I have used both the Glidecams and the Indicam and would say that for their users, both will perform smoothly. The aforementioned issue of linearity has nothing to do with smoothness but will affect the performance and framing, and it is a noted issue with a certain percentage of Glidecam 2000/4000 rigs.
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Old March 31st, 2008, 12:56 AM   #9
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Andrew,

You must have Indicam mixed up with some other manufacturer as our arm system (dual instead of single) and sled are silky smooth, very robust, and just work. Our system was in pre-production before the Smooth Shooter came out but we didn't release it for sale for a couple of years to make sure it was the way we wanted it to be. We know and respect (and like) the guys at Glidecam and feel their products are very good. Still, we feel we have some designs that make our system a great value. We have a new gimbal which is made by a different machinist and it is real nice. Attached is a picture of the new gimbal. Hope to show Charles at NAB.

If you come to NAB this year we'll let you try out a system so you can make a comparison based on actual use.

Charles, FYI...our 214 arm uses either one or two sets of springs which can be changed within a matter of seconds. I know you want to keep current. Say Hi to Amy.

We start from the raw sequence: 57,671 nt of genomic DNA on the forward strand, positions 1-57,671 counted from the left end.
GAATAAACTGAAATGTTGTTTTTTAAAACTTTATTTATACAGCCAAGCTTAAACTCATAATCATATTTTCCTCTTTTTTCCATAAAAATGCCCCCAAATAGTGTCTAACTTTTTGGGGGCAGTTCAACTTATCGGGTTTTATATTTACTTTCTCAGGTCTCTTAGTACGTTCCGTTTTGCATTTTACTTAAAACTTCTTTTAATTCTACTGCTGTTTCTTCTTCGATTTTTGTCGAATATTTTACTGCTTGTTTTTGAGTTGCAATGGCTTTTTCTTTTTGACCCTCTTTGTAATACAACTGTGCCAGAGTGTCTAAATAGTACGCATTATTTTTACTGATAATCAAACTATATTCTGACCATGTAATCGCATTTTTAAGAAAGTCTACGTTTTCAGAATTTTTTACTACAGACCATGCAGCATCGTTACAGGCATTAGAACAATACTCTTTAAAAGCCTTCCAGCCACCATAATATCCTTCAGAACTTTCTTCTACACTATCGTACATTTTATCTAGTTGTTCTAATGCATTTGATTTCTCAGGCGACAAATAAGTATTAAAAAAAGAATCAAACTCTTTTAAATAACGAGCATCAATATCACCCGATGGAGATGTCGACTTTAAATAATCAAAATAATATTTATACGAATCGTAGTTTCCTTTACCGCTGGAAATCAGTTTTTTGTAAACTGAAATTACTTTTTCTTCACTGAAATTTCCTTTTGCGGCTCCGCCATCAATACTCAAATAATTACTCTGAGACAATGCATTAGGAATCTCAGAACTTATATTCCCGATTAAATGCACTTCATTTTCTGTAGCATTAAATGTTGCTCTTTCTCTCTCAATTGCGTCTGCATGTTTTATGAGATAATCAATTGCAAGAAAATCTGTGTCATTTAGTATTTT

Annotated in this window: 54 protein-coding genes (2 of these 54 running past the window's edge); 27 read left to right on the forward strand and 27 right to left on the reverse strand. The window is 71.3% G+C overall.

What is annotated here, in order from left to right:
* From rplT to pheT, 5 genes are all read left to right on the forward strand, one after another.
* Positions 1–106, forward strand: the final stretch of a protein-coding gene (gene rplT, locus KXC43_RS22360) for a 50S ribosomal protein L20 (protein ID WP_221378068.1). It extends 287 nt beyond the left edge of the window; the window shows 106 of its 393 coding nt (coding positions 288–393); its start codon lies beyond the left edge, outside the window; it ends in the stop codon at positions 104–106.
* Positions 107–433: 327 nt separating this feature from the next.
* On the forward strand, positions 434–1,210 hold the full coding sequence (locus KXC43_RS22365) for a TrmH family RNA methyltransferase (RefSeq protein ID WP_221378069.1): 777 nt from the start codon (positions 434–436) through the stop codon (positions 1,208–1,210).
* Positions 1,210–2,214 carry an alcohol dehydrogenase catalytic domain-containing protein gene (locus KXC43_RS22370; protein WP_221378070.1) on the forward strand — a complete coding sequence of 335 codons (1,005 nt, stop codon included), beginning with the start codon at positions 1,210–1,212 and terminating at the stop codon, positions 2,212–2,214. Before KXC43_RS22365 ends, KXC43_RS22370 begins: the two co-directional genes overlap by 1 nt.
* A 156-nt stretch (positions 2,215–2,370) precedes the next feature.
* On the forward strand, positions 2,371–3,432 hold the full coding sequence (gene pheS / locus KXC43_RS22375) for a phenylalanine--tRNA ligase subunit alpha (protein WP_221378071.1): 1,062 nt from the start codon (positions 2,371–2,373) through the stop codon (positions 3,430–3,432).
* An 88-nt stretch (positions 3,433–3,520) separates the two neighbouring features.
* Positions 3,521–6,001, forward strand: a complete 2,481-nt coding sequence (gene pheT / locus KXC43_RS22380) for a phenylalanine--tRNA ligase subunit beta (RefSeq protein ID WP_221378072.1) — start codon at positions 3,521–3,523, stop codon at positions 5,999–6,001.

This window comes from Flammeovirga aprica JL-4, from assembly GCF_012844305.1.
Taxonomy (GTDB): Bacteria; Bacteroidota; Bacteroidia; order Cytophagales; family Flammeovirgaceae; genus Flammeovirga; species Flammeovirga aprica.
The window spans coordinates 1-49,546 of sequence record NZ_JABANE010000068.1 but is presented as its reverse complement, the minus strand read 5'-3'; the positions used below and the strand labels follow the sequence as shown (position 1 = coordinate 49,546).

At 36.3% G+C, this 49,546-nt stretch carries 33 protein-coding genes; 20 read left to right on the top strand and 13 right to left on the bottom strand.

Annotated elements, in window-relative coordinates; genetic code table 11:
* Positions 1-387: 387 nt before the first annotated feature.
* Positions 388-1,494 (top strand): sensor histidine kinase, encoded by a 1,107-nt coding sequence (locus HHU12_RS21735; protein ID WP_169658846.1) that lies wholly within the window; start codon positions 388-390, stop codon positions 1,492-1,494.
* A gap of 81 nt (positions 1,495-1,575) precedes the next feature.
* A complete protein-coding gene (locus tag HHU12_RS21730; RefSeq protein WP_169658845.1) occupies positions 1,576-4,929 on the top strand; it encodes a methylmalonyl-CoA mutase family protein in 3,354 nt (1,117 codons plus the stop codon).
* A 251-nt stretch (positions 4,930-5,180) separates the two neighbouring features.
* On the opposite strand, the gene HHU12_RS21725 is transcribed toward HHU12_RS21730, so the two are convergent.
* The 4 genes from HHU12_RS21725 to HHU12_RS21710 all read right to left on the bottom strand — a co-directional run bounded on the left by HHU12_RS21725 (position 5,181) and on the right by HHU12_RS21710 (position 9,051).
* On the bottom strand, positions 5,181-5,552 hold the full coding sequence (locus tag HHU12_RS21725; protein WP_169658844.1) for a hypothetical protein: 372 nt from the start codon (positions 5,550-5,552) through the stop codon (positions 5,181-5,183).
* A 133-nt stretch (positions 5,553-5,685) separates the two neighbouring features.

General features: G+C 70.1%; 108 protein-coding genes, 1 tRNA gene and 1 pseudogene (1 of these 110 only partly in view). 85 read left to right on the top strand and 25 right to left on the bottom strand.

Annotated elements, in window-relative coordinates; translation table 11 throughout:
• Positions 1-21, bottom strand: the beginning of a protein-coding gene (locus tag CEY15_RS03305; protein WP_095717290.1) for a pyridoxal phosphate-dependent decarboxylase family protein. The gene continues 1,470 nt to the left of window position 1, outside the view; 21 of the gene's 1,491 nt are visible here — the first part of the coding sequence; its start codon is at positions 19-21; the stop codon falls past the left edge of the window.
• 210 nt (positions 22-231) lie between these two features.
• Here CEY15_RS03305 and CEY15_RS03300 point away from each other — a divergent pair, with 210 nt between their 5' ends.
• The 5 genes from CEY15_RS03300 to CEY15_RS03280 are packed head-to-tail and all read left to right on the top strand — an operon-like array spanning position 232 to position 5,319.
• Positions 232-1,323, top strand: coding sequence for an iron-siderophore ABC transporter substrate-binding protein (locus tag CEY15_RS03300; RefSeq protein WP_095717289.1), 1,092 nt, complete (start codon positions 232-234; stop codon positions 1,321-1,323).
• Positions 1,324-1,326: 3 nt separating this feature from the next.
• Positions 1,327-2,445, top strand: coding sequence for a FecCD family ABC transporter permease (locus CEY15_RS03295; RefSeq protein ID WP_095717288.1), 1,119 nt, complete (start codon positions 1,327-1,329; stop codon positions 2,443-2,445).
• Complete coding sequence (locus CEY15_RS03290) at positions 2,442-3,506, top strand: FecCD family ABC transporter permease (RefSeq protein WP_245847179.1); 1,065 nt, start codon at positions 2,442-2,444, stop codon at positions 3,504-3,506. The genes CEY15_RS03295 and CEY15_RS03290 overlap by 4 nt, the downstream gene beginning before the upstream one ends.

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Old March 31st, 2008, 08:59 AM   #10
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Hi Terry:

I will be at NAB for a quick fly-through on Monday only, but I do look forward to seeing your latest. The distinction I was making with the arms was not about the total number of springs, more about the geometry and application. Please tell me if I have it wrong but I recall that your arm and the Smooth Shooter (and most in this price group) have the springs attached at a fixed and non-volatile point, as opposed to the 3A arm design that uses cables and pulleys to create the artificial tension or the later iso-elastic design that has a traveling attachment point.

I have used the single-section Smooth Shooter and found that the amount of force required to hold it in place at the bottom of its range and likewise the amount of lift for the top end was significant. Last year I saw someone with a dual section version at a small trade show and asked them to run in place for a bit. Once they stopped, the arm kept bouncing for several more seconds. That told me all I needed to know.

Once again, these are not deal-killers for most users at this price point. There are many satisfied Glidecam and Indicam owners making good shots.
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Old March 31st, 2008, 12:33 PM   #11
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Oh I'm sorry I was under the impression that ther smoothshooter arm had a 3 spring and pully asembly, similar to the V-25.
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Old March 31st, 2008, 01:59 PM   #12